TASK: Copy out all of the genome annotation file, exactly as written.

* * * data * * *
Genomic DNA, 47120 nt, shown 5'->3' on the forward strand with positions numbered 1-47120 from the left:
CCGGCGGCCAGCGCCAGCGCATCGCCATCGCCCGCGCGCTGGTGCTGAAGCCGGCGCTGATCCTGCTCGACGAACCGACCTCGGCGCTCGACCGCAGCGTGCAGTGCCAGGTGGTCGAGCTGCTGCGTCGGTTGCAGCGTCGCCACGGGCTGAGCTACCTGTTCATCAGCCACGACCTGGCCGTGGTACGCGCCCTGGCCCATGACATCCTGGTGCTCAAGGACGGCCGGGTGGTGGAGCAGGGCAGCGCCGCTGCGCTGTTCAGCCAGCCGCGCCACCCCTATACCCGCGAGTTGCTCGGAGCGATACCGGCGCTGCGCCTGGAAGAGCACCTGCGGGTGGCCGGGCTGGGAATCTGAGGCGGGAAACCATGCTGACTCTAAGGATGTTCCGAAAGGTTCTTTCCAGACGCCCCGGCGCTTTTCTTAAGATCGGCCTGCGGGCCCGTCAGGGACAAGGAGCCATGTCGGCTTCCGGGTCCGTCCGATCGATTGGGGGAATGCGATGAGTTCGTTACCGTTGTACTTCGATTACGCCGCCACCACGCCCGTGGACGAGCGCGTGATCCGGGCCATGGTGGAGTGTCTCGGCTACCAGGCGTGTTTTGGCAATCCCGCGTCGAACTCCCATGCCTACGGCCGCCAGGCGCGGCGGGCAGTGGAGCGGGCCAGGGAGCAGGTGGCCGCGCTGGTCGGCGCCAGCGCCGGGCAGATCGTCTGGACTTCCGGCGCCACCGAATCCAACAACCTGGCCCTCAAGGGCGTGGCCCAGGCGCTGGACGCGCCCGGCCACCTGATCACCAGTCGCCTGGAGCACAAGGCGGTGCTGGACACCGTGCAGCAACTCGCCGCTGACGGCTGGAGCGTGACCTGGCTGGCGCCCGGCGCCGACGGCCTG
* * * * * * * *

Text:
Genomic DNA, 47120 nt, shown 5'->3' on the forward strand with positions numbered 1-47120 from the left:
CCGGCGGCCAGCGCCAGCGCATCGCCATCGCCCGCGCGCTGGTGCTGAAGCCGGCGCTGATCCTGCTCGACGAACCGACCTCGGCGCTCGACCGCAGCGTGCAGTGCCAGGTGGTCGAGCTGCTGCGTCGGTTGCAGCGTCGCCACGGGCTGAGCTACCTGTTCATCAGCCACGACCTGGCCGTGGTACGCGCCCTGGCCCATGACATCCTGGTGCTCAAGGACGGCCGGGTGGTGGAGCAGGGCAGCGCCGCTGCGCTGTTCAGCCAGCCGCGCCACCCCTATACCCGCGAGTTGCTCGGAGCGATACCGGCGCTGCGCCTGGAAGAGCACCTGCGGGTGGCCGGGCTGGGAATCTGAGGCGGGAAACCATGCTGACTCTAAGGATGTTCCGAAAGGTTCTTTCCAGACGCCCCGGCGCTTTTCTTAAGATCGGCCTGCGGGCCCGTCAGGGACAAGGAGCCATGTCGGCTTCCGGGTCCGTCCGATCGATTGGGGGAATGCGATGAGTTCGTTACCGTTGTACTTCGATTACGCCGCCACCACGCCCGTGGACGAGCGCGTGATCCGGGCCATGGTGGAGTGTCTCGGCTACCAGGCGTGTTTTGGCAATCCCGCGTCGAACTCCCATGCCTACGGCCGCCAGGCGCGGCGGGCAGTGGAGCGGGCCAGGGAGCAGGTGGCCGCGCTGGTCGGCGCCAGCGCCGGGCAGATCGTCTGGACTTCCGGCGCCACCGAATCCAACAACCTGGCCCTCAAGGGCGTGGCCCAGGCGCTGGACGCGCCCGGCCACCTGATCACCAGTCGCCTGGAGCACAAGGCGGTGCTGGACACCGTGCAGCAACTCGCCGCTGACGGCTGGAGCGTGACCTGGCTGGCGCCCGGCGCCGACGGCCTG